It is sometimes important when reviewing movies to take the long view. How is this film going to be remembered ten years into the future? As an amusing diversion? An enduring classic? A product hopelessly mired in its time? This is an important question to ask. In ten years, the only memories anyone will have of Jack and Jill will have to be recovered under heavy, heavy hypnosis.
I’m reasonably confident that Adam Sandler movies were funny in the past. I have fond memories of Happy Gilmore and The Water Boy. His brand of vaguely sadistic absurdity seemed to be tempered with sympathy for his characters’ plight. They were filled with standard broad comedy clichés, but took pleasure in playing them to Sandler’s specific strengths as an entertainer. With Jack and Jill anything resembling “the old magic” is gone, replaced by a kind of cruel alchemy designed to bring forth the most fearsome ghoul in cinematic history. Her name is “Jill.”
Sandler is not the first male comedian to attempt to eke comedy from dressing as a woman. He’s not even the first to play it as a woman, as opposed to some guy who’s just forced to wear a dress. He certainly isn’t the first to do it badly. But “Jill,” whose quotation marks I cannot bring myself to remove, is a monster. In the classic tradition, too. Her every aspect strikes fear in the heart, from her wide-eyed stare as she sidles up next to you while you’re sleeping, to her shrill harpy’s cry that Sandler tries to pass off as a human voice. And like all great monsters, she is to be pitied. Jack and Jill portrays this ogre as a creature in desperate need of love and claims, in the end, that she is lovable for it. Of course she is not. If she were, the film would not spend 90% of its running time treating her as a subject of constant derision, not just on the part of her aggrieved twin brother, but on the part of the filmmakers as whole, who cruelly mock her for over an hour before pretending to have learned a valuable lesson in empathy.
The plot, such as it is, finds “Jack” (Sandler) forced to spend the holidays with his twin sister “Jill.” She is, as we’ve stated before, just awful: rude, racist, completely lacking in social graces and emotionally needy to the point of borderline madness. Jack wants her to leave (so do we), but is forced to keep her around because he needs Al Pacino (actually played by Al Pacino) to be in a Dunkin’ Donuts commercial. Jack makes commercials, you see, and Dunkin’ Donuts really wants Al Pacino to their spokesman. Al Pacino, we learn, has gone genuinely crazy, and thinks that only “Jill” can bring him back to sanity. In his defense, I admit that if you multiply a negative by a negative you are, technically, supposed to get a positive.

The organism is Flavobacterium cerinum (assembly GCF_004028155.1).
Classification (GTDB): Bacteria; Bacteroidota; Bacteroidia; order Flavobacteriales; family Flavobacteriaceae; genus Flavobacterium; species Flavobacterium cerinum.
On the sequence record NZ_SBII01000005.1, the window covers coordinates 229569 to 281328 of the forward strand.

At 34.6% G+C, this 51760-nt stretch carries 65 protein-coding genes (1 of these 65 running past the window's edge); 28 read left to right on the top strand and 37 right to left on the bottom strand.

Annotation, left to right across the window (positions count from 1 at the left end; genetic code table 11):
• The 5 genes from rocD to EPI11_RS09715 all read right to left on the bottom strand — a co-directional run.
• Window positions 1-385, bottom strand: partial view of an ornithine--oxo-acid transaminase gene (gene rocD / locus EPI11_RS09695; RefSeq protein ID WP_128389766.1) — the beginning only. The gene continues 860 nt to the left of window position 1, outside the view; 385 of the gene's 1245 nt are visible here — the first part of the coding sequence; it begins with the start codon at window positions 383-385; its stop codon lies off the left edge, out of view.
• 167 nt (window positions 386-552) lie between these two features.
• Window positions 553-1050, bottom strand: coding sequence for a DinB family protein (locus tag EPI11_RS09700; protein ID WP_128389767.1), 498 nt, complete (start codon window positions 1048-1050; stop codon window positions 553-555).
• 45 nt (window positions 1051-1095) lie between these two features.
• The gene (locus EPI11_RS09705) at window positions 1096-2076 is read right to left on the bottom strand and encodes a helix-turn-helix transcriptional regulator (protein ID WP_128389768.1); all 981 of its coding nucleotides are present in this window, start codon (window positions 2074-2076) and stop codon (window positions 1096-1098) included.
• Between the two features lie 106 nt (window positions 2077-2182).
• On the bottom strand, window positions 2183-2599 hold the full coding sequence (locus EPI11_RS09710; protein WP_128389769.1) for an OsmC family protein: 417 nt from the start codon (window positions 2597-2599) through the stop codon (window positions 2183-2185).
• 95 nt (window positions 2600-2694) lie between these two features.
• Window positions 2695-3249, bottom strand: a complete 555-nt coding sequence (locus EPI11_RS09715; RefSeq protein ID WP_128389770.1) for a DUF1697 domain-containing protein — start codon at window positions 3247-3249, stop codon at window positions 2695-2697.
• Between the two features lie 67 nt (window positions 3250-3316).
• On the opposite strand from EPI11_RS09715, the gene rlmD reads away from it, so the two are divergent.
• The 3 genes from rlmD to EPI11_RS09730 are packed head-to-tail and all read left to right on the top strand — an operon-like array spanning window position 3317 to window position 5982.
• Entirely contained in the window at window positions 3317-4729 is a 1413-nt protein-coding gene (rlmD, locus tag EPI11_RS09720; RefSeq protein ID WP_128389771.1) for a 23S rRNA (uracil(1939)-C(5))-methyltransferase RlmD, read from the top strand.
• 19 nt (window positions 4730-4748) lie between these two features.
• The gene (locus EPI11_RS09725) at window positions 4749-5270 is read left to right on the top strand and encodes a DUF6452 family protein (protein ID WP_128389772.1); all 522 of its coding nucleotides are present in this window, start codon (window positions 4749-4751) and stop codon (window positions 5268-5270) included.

I feel bad for Al Pacino. His career has hit a slump in recent years, with films like 88 Minutes and Righteous Kill doing nothing for his vaunted reputation by wasting his obvious skill. I imagine he, or at least his agent, felt that appearing in a goofball comedy aimed at mainstream audiences would be good for his image, proving that he had a sense of humor and perhaps gearing him towards an autumnal vocational shift towards lighter entertainment, which worked wonders for Robert De Niro (briefly, at any rate). Pacino is about as good as he can be with this material – there’s a particularly funny bit when “Jill” smashes his Oscar – but obviously Jack and Jill was a miscalculation. Late in the movie he finally makes the Dunkin’ Donuts commercial, but insists that all copies of the monstrosity be burned. I suspect he had a similar conversation with Sandler after the initial screenings of this film, too.
I appreciate that something like Jack and Jill is catering to a low common denominator. Its ultimate goal is to make you laugh, and by criticizing it I may come across as a humorless bore. But if you really want nothing more than a string of unsympathetic fart jokes (of which this film has many) you could easily scour YouTube for a couple of minutes and call it a day. Jack and Jill doesn’t work as a film. The plot is mean-spirited and barely strung together by any connective tissue, operating instead as a series of bullet points that occasionally punctuate a series of perverse and often offensive gags, including an octogenarian Mexican woman who is repeatedly knocked unconscious with heavy objects and revived by waving hot chili peppers in front of her nose. And then of course there is “Jill,” who comes across as an only slightly more cogent (yet infinitely more shrill) version of Lennie in Of Mice and Men, but whose character is never offered the dignity of a merciful end. Pity.
CRAVEONLINE RATING: 1.5/10